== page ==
The Problem with Exercise

posted in: Articles, choosing connection | 0

I live within a few blocks of a lovely lake with a path that goes all the way around. On any given day hundreds of people circle around walking, running, on roller blades or bicycles and pushing strollers.

I am sure you have noticed some of the same things I do. Some people are walking or jogging with friends, smiling, laughing and so glad to be outside enjoying the day. On the opposite end of the spectrum, there is a man running alone, beet red face looking like he is being tortured. I know people who go to the gym for an hour before or after work, check their email while on a machine and act like they are just putting in their time.

I don’t think this is going to create the kind of health we are really searching for. I think finding activity we truly enjoy, the kind that makes our hearts sing, is essential.

Our bodies love physical activity, especially when it occurs outside in a natural setting. Think of the contrast between a nice walk through a densely forested area and a walk through a busy city. The difference in the way our body feels in each setting is a clue to whether we are nourishing our body or creating distress.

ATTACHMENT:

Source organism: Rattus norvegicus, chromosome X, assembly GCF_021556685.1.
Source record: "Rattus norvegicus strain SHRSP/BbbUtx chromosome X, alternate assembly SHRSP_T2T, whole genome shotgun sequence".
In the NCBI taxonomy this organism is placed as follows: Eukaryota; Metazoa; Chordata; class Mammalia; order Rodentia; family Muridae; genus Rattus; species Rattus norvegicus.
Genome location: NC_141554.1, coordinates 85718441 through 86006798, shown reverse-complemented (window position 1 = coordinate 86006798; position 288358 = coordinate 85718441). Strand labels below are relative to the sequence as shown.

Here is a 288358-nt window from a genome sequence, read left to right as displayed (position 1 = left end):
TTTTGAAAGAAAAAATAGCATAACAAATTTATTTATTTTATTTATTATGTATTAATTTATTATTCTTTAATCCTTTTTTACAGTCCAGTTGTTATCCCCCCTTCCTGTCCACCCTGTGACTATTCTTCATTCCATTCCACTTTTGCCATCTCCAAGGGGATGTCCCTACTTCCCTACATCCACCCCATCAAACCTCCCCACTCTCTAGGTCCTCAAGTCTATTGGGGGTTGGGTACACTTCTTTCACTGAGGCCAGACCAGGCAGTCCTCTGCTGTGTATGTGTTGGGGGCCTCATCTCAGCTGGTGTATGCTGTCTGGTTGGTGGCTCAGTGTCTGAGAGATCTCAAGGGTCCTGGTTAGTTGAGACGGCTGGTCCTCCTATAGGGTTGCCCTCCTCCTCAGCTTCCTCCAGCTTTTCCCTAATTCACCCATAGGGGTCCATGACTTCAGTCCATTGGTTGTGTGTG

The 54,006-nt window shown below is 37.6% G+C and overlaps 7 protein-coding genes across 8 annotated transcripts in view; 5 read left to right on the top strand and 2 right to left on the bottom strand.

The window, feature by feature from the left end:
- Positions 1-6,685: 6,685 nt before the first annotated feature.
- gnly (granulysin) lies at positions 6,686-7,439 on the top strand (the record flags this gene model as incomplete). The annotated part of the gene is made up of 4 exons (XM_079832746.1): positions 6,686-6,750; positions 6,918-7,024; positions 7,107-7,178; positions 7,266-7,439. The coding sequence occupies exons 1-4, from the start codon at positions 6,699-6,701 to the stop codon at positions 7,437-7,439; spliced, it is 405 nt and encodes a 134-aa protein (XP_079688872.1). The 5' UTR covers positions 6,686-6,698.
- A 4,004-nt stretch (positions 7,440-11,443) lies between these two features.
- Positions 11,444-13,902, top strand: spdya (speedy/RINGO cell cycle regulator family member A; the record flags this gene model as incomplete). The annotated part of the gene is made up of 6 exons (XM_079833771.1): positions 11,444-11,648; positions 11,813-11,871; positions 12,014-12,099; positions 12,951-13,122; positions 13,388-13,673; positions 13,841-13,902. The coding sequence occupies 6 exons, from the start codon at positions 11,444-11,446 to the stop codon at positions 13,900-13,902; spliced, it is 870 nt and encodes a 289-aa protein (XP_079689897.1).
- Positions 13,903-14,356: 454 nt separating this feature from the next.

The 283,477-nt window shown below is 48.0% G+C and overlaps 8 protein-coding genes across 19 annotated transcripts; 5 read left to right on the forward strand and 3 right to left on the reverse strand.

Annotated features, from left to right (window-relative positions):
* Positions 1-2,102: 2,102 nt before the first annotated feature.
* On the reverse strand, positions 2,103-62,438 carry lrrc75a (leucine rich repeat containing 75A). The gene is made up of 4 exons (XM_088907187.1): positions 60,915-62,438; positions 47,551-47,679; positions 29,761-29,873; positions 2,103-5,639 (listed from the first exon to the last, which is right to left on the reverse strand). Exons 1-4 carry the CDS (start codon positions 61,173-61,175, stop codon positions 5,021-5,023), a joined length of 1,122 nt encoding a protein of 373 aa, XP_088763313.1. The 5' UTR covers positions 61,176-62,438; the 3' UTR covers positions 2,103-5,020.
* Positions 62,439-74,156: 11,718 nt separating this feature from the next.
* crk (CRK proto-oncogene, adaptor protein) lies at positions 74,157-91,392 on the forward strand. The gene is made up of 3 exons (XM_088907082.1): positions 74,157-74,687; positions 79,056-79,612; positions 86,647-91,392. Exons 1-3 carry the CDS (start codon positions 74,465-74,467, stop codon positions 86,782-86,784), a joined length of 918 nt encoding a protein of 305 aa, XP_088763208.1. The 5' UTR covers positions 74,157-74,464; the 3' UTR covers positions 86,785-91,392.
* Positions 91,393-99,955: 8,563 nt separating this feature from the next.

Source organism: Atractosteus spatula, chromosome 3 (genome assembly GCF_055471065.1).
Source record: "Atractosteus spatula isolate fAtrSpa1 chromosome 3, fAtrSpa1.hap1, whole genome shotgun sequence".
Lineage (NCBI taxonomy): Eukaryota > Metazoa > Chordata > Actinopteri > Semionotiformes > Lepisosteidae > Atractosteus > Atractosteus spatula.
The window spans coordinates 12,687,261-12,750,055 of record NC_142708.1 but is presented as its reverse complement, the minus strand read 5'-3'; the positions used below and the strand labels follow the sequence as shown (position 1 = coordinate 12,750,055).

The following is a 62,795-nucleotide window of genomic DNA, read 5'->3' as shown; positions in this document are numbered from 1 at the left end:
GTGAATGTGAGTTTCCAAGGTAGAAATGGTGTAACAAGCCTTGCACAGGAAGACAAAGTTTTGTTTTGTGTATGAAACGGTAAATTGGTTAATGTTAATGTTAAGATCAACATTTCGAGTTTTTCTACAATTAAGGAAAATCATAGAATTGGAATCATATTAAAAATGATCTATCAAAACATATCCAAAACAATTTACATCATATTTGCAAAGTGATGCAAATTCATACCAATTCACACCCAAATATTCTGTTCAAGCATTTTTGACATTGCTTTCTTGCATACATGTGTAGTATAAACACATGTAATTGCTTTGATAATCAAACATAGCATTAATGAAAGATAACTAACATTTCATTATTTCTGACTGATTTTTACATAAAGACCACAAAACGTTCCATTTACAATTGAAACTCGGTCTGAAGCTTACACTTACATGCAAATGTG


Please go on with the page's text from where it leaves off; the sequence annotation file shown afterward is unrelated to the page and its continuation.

There are two kinds of physical activity that I think are critical for our health. One is the physical activity that comes from purposeful, meaningful work like building a fence, gardening, caring for children and cleaning the house. Our bodies gain satisfaction from a job well done. They love to be challenged. They feel strong, capable and know they have made a contribution.

The other physical activity has to do with movement that is pleasurable. Some examples are dancing, hiking, skiing, tai chi and some forms of yoga. Some of these activities, like tai chi and chi gong also balance the energetic systems of the body.

When we exercise in a way that is not truly enjoyable for the body, we create more pressure and stress in our lives. Often we are feeling pressured in our daily lives, so we gravitate toward exercise that puts even more pressure on our bodies. In the short-term, we may feel better, but over the long-term we only add to the stress load. A truly healthy body is peaceful inside. It is balanced, flexible and strong. There is strength in being able to move with the flow. Think of a tree with its sturdy base and branches that are able to bend in the wind without breaking.

Here are some questions to ask yourself:

Is my physical activity in alignment with the natural movement of my body?
Do I have a smile on my face or feel true joy while doing this activity?
Does my body truly enjoy this type of movement?
Is my level of physical activity appropriate for my body?
What are my goals with this activity?

We are designed to be in loving relationship with our bodies. If we listen carefully, our bodies will tell us what they really need. If you would like some guidance with your relationship with your body, I am now offering long distance energy healing and intuitive sessions. Your body holds a wealth of wisdom and is longing for connection with you. I would love to be a part of your journey.